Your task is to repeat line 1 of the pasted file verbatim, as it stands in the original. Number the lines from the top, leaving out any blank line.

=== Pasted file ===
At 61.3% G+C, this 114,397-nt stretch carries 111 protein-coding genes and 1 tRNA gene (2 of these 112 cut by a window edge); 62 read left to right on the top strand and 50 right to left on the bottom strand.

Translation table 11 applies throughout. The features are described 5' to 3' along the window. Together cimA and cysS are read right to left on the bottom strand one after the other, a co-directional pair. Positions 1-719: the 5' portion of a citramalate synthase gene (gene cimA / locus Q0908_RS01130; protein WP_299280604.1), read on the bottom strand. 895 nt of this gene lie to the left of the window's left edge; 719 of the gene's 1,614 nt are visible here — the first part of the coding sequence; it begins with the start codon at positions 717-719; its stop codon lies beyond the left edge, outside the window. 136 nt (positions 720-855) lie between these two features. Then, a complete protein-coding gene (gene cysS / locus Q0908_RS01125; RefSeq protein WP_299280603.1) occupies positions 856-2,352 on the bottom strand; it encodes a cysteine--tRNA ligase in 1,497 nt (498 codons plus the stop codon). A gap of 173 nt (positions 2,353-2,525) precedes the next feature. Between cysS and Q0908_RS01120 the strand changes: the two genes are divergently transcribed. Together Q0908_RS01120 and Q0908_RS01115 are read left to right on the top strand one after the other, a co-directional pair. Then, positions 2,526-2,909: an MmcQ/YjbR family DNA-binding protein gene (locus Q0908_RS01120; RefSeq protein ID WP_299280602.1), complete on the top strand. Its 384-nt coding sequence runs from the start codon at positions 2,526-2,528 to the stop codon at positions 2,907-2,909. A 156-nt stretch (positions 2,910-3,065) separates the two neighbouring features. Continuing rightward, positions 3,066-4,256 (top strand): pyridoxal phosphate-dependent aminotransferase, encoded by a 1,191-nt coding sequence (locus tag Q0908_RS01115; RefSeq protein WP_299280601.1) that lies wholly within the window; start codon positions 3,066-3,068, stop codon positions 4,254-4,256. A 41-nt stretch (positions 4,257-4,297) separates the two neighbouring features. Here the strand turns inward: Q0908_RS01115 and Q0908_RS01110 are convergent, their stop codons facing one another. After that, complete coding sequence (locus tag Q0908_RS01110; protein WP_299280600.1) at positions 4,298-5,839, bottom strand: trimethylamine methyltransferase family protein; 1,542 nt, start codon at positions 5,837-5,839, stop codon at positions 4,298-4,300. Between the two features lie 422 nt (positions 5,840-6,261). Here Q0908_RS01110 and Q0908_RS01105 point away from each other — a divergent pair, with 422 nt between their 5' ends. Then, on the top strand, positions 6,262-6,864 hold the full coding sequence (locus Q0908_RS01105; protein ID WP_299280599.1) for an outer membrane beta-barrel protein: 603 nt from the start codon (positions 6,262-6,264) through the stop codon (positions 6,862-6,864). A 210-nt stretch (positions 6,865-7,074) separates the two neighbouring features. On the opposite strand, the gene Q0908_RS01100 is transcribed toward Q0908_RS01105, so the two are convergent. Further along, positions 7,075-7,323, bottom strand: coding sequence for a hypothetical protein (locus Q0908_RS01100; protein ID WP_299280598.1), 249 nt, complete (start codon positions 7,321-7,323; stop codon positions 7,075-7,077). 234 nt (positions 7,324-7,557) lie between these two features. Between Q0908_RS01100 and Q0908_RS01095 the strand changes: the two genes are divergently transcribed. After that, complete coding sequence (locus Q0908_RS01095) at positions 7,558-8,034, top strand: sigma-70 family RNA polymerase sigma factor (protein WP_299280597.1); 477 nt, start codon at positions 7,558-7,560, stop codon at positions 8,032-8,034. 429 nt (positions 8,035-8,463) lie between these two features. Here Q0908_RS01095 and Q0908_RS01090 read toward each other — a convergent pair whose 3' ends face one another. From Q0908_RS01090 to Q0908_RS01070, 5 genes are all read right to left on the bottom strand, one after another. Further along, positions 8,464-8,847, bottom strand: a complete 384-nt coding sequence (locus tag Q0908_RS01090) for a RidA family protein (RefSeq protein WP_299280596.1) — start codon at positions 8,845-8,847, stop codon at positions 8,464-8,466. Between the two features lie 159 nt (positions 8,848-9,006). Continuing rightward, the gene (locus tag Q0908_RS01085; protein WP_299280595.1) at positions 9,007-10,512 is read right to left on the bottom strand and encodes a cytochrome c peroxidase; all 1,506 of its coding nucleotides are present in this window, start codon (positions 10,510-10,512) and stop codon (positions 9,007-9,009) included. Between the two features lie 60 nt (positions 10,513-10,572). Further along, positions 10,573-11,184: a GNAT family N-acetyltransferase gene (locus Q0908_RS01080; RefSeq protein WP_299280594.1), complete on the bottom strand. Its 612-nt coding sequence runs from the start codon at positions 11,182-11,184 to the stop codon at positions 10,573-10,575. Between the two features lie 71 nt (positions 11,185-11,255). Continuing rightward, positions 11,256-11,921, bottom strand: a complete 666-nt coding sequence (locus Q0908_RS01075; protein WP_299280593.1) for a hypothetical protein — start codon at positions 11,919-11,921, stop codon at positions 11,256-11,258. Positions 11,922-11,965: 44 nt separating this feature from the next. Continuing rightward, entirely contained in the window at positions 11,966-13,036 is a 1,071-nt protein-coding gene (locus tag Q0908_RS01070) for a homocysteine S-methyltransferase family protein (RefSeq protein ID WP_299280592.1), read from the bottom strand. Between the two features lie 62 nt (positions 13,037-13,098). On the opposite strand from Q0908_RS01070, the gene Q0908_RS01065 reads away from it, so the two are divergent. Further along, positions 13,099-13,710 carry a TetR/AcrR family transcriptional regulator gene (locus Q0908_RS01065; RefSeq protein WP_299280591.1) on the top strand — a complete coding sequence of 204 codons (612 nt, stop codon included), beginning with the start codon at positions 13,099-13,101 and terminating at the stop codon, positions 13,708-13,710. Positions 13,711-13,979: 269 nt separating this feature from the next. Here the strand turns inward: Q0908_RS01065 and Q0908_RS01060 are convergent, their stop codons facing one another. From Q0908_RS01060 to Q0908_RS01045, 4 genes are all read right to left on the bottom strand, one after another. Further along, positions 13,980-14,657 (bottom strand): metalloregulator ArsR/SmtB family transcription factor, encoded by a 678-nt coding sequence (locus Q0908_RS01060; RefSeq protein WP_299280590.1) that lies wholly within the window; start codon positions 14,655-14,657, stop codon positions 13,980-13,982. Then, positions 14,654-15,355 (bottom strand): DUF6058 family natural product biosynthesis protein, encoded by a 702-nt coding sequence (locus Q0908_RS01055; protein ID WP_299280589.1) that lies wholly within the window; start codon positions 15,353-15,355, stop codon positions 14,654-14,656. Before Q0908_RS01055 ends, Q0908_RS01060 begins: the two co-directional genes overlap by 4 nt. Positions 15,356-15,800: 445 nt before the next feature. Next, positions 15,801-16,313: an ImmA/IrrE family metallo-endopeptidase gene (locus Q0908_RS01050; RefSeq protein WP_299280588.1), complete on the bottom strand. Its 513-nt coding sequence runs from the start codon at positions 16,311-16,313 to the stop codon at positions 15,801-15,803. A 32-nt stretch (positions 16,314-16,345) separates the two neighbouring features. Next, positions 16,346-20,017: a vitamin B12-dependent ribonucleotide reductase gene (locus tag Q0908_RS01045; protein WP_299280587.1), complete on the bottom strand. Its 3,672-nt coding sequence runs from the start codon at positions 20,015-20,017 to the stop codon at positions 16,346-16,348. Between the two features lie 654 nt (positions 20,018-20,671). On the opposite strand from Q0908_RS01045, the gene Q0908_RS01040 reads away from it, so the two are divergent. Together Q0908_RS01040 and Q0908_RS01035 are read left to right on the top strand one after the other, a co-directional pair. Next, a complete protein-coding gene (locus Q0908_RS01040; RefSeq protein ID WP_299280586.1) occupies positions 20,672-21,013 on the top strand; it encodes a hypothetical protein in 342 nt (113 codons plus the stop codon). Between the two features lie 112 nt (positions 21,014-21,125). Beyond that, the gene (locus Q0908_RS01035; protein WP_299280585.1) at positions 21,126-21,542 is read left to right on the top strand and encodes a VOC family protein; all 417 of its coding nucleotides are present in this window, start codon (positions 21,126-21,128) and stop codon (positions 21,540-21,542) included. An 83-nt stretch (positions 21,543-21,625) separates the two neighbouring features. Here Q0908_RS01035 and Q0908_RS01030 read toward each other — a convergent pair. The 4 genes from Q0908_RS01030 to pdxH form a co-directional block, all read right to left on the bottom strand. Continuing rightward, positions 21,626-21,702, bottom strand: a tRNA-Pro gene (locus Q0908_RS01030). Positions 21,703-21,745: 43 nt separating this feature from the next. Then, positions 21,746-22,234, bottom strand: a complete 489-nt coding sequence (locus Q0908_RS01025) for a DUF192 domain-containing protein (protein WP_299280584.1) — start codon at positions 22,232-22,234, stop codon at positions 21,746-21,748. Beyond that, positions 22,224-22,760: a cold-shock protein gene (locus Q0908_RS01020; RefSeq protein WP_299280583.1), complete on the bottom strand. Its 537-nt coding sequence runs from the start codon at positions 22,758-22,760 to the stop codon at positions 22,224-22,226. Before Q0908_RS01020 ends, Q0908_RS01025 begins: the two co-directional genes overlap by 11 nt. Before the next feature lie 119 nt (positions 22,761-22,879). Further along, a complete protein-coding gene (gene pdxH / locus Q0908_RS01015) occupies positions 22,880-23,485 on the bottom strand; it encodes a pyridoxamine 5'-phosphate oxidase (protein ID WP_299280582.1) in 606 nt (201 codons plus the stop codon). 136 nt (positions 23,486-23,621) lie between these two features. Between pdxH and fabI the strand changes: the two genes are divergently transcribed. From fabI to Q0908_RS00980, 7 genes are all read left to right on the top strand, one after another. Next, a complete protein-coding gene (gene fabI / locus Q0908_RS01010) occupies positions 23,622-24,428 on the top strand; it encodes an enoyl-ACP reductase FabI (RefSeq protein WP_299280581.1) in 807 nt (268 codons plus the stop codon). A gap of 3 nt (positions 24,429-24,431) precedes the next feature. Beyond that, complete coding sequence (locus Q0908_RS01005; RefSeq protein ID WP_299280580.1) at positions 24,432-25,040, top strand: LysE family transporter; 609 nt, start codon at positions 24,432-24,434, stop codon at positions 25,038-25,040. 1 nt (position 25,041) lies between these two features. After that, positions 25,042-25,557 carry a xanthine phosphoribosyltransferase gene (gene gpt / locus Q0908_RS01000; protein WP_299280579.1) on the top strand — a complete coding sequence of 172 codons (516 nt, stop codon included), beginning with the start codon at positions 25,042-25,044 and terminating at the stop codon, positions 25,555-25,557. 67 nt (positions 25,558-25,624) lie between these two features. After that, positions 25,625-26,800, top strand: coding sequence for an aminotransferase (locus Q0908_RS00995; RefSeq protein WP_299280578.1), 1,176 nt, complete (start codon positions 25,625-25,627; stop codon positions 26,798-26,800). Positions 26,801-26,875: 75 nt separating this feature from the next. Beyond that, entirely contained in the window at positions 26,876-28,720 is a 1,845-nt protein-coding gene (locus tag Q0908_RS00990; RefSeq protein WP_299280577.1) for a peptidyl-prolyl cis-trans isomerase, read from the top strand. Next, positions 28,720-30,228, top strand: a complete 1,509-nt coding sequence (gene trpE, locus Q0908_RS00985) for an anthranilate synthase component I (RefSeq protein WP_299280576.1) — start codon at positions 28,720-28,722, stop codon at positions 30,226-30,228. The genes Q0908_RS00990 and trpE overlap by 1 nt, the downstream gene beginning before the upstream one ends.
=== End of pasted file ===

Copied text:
At 61.3% G+C, this 114,397-nt stretch carries 111 protein-coding genes and 1 tRNA gene (2 of these 112 cut by a window edge); 62 read left to right on the top strand and 50 right to left on the bottom strand.